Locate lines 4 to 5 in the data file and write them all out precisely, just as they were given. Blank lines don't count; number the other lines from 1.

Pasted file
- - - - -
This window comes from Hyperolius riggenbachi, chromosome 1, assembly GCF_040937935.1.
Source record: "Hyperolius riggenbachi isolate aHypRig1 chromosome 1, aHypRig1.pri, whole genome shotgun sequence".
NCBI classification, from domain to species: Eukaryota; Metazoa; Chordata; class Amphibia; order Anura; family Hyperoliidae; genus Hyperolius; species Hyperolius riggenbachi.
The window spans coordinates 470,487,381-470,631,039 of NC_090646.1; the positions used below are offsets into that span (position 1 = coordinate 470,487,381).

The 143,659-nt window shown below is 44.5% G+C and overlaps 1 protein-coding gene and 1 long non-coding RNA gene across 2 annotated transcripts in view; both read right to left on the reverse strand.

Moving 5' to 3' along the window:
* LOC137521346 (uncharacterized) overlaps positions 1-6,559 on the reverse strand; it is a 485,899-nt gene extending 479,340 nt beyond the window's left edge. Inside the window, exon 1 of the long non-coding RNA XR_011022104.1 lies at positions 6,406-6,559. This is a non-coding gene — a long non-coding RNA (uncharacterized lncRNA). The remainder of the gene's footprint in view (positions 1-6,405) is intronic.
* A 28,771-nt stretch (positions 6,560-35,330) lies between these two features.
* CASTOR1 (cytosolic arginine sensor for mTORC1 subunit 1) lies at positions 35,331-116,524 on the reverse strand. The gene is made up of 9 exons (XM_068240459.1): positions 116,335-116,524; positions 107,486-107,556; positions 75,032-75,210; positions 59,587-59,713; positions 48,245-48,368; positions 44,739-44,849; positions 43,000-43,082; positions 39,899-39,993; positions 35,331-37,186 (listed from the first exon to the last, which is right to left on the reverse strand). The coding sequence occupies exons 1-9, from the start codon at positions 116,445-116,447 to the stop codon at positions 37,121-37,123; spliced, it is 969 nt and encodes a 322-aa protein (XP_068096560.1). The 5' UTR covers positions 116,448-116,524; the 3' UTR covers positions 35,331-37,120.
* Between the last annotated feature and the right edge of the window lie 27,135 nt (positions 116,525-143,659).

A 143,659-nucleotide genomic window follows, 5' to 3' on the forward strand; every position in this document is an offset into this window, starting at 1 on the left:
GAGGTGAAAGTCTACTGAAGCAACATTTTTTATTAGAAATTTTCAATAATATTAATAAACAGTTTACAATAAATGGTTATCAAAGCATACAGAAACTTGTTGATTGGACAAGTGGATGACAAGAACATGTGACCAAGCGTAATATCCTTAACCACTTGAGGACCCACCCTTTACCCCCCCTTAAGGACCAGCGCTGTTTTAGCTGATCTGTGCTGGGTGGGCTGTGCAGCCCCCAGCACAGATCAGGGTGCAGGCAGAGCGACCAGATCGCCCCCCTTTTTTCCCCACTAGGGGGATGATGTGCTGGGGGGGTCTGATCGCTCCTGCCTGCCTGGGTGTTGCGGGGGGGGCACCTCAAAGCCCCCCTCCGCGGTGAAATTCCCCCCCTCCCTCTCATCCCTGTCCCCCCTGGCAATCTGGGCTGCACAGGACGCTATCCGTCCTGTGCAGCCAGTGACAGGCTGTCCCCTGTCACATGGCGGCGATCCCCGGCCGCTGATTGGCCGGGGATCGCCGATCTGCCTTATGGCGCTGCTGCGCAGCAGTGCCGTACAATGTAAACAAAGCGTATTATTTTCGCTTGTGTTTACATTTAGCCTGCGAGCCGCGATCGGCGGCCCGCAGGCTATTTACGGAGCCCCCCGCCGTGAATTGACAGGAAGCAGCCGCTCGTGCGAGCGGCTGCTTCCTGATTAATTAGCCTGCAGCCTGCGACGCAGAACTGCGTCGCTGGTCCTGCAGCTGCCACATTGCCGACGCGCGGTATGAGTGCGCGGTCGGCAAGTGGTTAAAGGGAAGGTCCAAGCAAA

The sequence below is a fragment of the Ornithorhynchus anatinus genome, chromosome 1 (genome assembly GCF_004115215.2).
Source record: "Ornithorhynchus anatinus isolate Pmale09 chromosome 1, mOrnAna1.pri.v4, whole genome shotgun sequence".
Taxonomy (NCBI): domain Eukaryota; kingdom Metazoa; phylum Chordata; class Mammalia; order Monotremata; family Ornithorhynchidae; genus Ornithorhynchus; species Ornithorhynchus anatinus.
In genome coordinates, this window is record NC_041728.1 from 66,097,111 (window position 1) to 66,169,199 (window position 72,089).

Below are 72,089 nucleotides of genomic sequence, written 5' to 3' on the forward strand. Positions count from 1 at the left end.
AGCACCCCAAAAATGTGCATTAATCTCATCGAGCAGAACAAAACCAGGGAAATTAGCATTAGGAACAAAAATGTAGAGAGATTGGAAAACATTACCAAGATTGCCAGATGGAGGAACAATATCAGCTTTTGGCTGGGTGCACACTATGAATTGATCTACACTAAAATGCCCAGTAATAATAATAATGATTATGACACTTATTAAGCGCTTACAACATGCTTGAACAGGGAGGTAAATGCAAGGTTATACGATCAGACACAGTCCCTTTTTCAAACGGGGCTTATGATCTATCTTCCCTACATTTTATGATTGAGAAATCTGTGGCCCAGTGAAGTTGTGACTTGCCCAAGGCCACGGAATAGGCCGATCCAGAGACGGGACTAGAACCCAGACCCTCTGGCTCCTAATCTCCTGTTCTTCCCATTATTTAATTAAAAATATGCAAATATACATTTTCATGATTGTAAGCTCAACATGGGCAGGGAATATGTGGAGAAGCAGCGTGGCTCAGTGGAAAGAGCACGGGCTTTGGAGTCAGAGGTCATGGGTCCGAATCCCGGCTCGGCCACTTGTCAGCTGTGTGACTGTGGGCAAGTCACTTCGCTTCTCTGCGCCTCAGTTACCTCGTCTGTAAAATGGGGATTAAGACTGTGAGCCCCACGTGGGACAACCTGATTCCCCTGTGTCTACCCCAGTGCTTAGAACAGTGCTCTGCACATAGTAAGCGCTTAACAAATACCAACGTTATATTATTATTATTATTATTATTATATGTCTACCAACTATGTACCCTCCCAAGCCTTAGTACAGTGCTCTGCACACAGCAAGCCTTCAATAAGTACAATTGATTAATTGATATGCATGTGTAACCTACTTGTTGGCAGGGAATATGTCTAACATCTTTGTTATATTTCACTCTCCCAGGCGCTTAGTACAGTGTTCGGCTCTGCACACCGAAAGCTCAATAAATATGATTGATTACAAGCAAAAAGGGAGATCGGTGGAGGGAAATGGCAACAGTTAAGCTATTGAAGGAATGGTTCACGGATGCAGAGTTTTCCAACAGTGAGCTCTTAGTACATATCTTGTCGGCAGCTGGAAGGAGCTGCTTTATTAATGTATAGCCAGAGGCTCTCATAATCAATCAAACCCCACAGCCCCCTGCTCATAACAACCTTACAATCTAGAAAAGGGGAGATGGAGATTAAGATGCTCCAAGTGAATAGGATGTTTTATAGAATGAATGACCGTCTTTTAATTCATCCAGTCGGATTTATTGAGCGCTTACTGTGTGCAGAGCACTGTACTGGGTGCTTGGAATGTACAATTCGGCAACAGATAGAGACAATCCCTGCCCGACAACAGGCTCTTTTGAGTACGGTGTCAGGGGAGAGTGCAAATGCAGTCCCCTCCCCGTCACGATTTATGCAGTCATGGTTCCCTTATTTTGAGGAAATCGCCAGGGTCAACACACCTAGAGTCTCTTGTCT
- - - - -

The window spans coordinates 470,487,381-470,631,039 of NC_090646.1; the positions used below are offsets into that span (position 1 = coordinate 470,487,381).

The 143,659-nt window shown below is 44.5% G+C and overlaps 1 protein-coding gene and 1 long non-coding RNA gene across 2 annotated transcripts in view; both read right to left on the reverse strand.